UH secures $149K to use CRISPR technology for food preservation
The University of Hawaiʻi at Mānoa has received $149,000 from the National Institute of Food and Agriculture to explore how CRISPR technology could expand the shelf life of Hawaiʻi's food imports.
Zhi-an "Rock" Du, an assistant professor from the Department of Molecular Biosciences and Bioengineering, is spearheading the project funding to provide new workshops and courses to UH students about the uses of CRISPR.
The gene editing technology CRISPR is notoriously known to the public for altering DNA to prevent and treat human diseases. However, Du wants to explore how CRISPR technology can have an impact on Hawaiʻi's agriculture.
"It's like a Google map. It helped us to find the target genes in the very complicated chromosome. So with this technology, we can easily modify the target genes, we can do a lot of editing, and we can improve the products," Du said.
Unlike genetically modified organisms (GMOs) that introduce the DNA of another species into a crop, Du said CRISPR technology splices together genes from the same species.
"It's getting really popular and you will see many products available using CRISPR technology. That's why we think this is urgent for our students to learn and practice this technology," Du said.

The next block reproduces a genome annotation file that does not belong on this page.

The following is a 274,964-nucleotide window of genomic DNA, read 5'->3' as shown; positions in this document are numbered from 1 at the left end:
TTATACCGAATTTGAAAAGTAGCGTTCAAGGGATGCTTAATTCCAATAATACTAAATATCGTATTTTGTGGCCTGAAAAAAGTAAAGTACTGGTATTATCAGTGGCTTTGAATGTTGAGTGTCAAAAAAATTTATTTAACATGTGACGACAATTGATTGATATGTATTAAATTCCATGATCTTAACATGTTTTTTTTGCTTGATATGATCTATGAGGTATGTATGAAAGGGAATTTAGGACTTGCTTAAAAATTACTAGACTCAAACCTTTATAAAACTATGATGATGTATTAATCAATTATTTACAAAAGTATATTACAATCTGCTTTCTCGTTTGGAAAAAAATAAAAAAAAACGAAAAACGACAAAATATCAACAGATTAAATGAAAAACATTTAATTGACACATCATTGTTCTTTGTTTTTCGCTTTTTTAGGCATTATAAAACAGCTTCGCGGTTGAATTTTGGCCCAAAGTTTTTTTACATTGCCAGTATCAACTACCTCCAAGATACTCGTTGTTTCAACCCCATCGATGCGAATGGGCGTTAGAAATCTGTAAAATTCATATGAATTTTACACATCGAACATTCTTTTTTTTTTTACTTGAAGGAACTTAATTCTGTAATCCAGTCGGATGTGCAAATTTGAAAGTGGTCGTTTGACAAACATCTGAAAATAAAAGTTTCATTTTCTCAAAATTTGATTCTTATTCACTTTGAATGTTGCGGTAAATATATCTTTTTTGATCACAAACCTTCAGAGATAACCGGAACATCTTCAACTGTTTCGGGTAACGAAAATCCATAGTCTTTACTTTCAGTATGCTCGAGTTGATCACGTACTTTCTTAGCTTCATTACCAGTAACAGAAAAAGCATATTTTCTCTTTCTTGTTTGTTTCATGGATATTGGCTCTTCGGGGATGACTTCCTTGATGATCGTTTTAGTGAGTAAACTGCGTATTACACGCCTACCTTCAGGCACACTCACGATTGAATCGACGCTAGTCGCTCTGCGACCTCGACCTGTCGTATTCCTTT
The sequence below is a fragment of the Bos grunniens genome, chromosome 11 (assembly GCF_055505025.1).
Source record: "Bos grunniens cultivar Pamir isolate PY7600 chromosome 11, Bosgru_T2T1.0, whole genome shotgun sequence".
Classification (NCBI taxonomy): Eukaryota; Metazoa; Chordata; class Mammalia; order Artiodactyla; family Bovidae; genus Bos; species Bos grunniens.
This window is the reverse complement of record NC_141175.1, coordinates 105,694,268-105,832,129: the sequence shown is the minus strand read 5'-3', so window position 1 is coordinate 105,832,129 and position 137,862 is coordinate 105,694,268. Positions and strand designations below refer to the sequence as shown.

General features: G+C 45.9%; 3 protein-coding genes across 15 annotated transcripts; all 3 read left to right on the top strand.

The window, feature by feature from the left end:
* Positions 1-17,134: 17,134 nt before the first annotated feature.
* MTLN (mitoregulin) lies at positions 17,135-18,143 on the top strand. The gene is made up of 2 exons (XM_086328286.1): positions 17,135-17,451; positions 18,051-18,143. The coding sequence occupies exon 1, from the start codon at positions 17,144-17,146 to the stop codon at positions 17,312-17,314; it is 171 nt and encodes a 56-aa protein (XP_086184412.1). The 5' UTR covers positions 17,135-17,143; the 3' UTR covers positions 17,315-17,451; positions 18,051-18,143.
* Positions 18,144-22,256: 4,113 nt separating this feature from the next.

UH introduced its first class on genome editing tech during its spring 2022 semester.
Now, the College of Tropical Agriculture and Human Resources will host its first CRISPR workshop this summer. The week-long program is open to all students in the UH System.
"That includes both lecture and hands-on activities," said graduate student Laura Higa. "When they actually get to do hands-on benchwork, they'll be carrying out full-length gene editing experience on microalgae and corn cells."
CRISPR is a growing tool in the field of agricultural science. It could potentially help Hawaiʻi grow crops that are more resilient to climate change, increasing their shelf life.
"As [CRISPR] is developing, we're also learning with it. They don't need to have a lot of science background to join this CRISPR workshop. We'll teach the basics and it's so new," said graduate student Julia Yuson.
More information on CRISPR workshops can be found on the College of Tropical Agriculture and Human Resources website.